AbstractsBiology & Animal Science

Corrosion behavior of metallic bio-implant alloys

by Shima Karimi

Institution: University of British Columbia
Department: Materials Engineering
Degree: PhD
Year: 2014
Record ID: 2041882
Full text PDF: http://hdl.handle.net/2429/46510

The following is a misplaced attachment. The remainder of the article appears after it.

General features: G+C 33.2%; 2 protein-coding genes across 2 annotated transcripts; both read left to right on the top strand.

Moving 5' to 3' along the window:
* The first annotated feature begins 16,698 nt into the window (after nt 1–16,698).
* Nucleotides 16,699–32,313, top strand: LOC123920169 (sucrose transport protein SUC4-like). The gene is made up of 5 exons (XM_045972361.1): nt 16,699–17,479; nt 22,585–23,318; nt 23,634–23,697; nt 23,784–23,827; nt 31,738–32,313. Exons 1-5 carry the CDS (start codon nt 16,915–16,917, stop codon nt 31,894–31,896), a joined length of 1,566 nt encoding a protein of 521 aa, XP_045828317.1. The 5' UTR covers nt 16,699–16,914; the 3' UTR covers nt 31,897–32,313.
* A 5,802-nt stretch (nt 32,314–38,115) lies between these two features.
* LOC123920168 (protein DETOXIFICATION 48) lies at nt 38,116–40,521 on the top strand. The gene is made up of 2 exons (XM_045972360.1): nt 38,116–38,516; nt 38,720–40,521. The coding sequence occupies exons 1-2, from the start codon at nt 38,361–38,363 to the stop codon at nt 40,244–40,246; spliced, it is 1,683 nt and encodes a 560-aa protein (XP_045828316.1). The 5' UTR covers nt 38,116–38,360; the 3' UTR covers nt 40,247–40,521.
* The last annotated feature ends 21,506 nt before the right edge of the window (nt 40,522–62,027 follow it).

The most common metallic biomaterials are 316L, Co-28Cr-6Mo, and Ti-6Al-4V alloys used as prostheses and fixation devices. These materials are biocompatible and have high corrosion resistance. However, metallic biomaterials are not completely inert in the body. The presence of dissolved oxygen, chloride, phosphate, and organic molecules in the body fluids could influence their corrosion behavior. Protein is one of the components of the human body fluids. Body fluids contain different concentrations of protein and even the protein concentration varies at the implant/tissue interface during the healing period. Some proteins are negatively-charged at a neutral body pH and they react with the positively-charged ions released from metallic samples. The reactions either form an absorbed film on the surface of the samples or produce metal/protein/hydroxylated compounds. The primary objective of my project is to investigate influences of protein on corrosion behavior of three commonly used biomaterials. The hypothesis is that the variation of protein concentration can alter corrosion resistance and ion release of biomaterials. This Study could help to develop implants with a better corrosion performance and minimal ion release. This development could promote the physical and mental health of patients and reduce cost and time of revision surgeries. To pursue this study, bovine serum albumin (BSA) and human serum albumin (HSA) were added to phosphate-buffered saline (PBS) solutions. A combination of electrochemical and non-electrochemical corrosion methods was used to understand the kinetics of electrochemical reactions, identify the oxide layer growth mechanism and protein adsorption, and detect ion release and surface morphology with and without input of external energy. The dissolution rates of iron from 316L and cobalt from Co-28Cr-6Mo alloys in the BSA solution were lower than that in the HSA solutions. The surface chemistry of the specimens showed that the adsorption of Na into the Ti-6Al-4V oxide layer depends on the type of protein. In the presence of HSA, sodium (2-methyl-propenoate) was detected whereas Na bound to the sulfhydryl group of bovine serum albumin (BSA) and formed sodium mercaptoacetate. Finally, BSA was a stronger cathodic inhibitor than HSA for 316L and Co-28Cr-6Mo alloys.